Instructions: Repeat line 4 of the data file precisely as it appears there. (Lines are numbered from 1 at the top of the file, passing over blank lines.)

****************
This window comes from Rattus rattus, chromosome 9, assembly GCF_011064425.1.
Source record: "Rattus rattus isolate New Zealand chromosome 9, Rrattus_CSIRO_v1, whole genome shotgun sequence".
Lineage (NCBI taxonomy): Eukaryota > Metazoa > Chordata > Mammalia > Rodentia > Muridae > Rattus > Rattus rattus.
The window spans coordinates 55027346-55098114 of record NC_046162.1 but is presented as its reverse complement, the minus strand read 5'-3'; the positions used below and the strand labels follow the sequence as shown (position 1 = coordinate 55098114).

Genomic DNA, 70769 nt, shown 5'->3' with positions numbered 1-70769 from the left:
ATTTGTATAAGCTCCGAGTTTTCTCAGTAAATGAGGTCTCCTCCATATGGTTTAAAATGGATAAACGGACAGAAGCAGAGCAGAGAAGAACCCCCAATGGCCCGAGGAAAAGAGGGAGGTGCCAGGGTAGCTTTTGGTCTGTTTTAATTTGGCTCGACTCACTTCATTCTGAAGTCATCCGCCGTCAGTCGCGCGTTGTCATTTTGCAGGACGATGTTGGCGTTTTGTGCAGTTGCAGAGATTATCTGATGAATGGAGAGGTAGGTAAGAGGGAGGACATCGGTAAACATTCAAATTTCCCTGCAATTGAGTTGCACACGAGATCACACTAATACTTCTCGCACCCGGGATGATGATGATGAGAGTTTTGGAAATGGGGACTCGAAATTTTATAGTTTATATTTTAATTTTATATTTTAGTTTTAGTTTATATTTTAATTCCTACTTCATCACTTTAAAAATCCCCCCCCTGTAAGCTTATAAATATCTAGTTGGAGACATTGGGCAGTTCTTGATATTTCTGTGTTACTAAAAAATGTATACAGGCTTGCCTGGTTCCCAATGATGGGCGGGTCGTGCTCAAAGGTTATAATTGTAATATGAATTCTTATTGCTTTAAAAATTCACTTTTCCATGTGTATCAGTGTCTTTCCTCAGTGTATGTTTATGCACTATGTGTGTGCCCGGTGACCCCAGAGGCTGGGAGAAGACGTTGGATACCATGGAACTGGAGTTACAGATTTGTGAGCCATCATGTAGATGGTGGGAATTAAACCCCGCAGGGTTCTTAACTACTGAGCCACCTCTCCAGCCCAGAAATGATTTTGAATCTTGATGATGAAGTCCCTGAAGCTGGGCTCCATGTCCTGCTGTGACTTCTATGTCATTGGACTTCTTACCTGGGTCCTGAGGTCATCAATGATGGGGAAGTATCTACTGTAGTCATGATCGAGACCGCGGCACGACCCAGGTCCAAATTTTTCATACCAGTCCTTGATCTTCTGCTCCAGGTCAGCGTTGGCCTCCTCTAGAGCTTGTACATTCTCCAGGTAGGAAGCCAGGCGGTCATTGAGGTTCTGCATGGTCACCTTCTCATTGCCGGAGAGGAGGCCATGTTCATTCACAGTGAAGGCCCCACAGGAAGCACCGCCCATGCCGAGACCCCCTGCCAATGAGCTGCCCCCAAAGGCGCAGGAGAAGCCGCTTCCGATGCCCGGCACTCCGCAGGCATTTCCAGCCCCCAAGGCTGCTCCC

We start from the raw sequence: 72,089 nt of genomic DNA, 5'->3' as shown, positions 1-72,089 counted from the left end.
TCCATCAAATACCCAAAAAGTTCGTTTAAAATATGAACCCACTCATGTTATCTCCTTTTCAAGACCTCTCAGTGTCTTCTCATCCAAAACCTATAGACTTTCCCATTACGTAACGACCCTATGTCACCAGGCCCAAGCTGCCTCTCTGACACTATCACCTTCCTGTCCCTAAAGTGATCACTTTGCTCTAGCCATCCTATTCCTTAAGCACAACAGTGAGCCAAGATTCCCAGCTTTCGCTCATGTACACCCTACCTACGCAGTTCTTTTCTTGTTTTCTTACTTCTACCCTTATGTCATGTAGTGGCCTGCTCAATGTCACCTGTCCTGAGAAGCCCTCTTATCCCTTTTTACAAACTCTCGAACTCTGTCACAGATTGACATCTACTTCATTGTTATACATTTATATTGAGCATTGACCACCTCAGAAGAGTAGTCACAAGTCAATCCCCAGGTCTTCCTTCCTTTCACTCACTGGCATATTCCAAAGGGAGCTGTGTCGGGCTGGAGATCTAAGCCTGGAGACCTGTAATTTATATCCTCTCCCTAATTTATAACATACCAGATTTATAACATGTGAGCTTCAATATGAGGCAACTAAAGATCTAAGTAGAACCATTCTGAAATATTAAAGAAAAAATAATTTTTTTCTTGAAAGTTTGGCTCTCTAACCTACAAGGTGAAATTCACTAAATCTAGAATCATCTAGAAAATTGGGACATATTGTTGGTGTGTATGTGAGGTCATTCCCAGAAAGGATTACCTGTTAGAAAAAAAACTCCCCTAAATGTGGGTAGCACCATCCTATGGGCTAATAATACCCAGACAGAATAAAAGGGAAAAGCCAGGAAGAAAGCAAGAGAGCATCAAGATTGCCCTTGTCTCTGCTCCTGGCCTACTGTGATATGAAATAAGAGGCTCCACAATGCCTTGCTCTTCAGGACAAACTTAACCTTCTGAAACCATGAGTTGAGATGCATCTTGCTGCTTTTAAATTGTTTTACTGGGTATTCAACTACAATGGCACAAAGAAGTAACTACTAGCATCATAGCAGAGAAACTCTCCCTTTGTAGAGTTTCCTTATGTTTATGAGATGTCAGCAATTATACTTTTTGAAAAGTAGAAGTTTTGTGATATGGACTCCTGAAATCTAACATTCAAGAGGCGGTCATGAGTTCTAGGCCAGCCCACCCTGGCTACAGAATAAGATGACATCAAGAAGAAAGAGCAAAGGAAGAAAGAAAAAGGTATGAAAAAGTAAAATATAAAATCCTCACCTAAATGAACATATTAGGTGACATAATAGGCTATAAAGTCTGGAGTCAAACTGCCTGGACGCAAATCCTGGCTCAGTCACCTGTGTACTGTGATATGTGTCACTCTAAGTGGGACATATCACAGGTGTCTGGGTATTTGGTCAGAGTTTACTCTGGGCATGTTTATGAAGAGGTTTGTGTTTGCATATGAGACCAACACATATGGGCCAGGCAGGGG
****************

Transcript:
The window spans coordinates 55027346-55098114 of record NC_046162.1 but is presented as its reverse complement, the minus strand read 5'-3'; the positions used below and the strand labels follow the sequence as shown (position 1 = coordinate 55098114).